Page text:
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Smelling flatulence could help you live longer, scientists claim

Those poor poor researchers.

IN THE LATEST instalment of WTF health research, scientist are claiming that sniffing farts could help to prevent cancer, among other diseases.


How? It’s all in the smelly Hydrogen Sulphide gas, produced by bacteria as it breaks down food in the gut.

Dr. Mark Wood, from the Biosciences department of the University of Exeter said:

Although hydrogen sulphide gas is well known as a pungent, foul-smelling gas in rotten eggs and flatulence, it is naturally produced in the body and could in fact be a healthcare hero with significant implications for future therapies for a variety of diseases.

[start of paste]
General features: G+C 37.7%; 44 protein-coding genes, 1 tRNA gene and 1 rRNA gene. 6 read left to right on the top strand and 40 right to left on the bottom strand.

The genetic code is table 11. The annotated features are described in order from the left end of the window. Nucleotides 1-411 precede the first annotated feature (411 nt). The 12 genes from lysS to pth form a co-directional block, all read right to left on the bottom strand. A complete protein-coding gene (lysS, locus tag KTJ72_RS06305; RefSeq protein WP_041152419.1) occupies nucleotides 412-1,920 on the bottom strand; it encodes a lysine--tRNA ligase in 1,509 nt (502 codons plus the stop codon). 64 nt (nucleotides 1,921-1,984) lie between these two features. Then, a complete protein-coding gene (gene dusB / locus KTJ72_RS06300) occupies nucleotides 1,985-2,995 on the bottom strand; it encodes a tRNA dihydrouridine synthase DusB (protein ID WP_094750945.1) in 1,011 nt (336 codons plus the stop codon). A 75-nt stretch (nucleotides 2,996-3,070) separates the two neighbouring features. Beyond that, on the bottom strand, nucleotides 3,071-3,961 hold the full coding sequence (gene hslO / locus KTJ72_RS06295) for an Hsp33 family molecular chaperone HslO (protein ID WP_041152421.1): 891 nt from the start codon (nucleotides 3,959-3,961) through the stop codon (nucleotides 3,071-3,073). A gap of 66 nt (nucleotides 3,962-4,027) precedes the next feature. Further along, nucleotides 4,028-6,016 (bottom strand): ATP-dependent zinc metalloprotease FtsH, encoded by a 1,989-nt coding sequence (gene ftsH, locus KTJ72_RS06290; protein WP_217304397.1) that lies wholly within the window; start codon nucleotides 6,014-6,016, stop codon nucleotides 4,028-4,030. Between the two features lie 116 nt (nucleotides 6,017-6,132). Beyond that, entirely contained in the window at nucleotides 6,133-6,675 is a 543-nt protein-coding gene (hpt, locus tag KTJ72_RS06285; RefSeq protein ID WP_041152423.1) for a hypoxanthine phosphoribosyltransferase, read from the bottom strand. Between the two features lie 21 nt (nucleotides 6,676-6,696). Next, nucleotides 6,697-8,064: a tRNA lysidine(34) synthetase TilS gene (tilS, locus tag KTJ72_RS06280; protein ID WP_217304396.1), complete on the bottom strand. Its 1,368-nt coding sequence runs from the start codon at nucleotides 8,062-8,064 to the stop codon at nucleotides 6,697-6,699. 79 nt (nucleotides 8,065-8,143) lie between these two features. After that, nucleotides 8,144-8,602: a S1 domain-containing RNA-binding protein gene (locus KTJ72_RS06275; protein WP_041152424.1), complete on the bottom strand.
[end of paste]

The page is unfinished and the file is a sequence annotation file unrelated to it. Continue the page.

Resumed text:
The gas smells gross and can be noxious in large doses, but scientists have found links to reducing incidents of cancer, strokes, heart attacks and dementia through way of preserving mitochondria, the ‘powerhouse’ of cells.

When cells become stressed by disease, they draw in enzymes to generate minute quantities of hydrogen sulphide.

The next step for the researchers is to manufacture a compound that will emulate the health benefits without the stinky smell. Professor Matt Whiteman, who worked on the Medicinal Chemistry Communications journal study said:

We have exploited this natural process by making a compound, called AP39, which slowly delivers very small amounts of this gas specifically to the mitochondria.

Well, that’s certainly a lot more pleasant than fart therapy.

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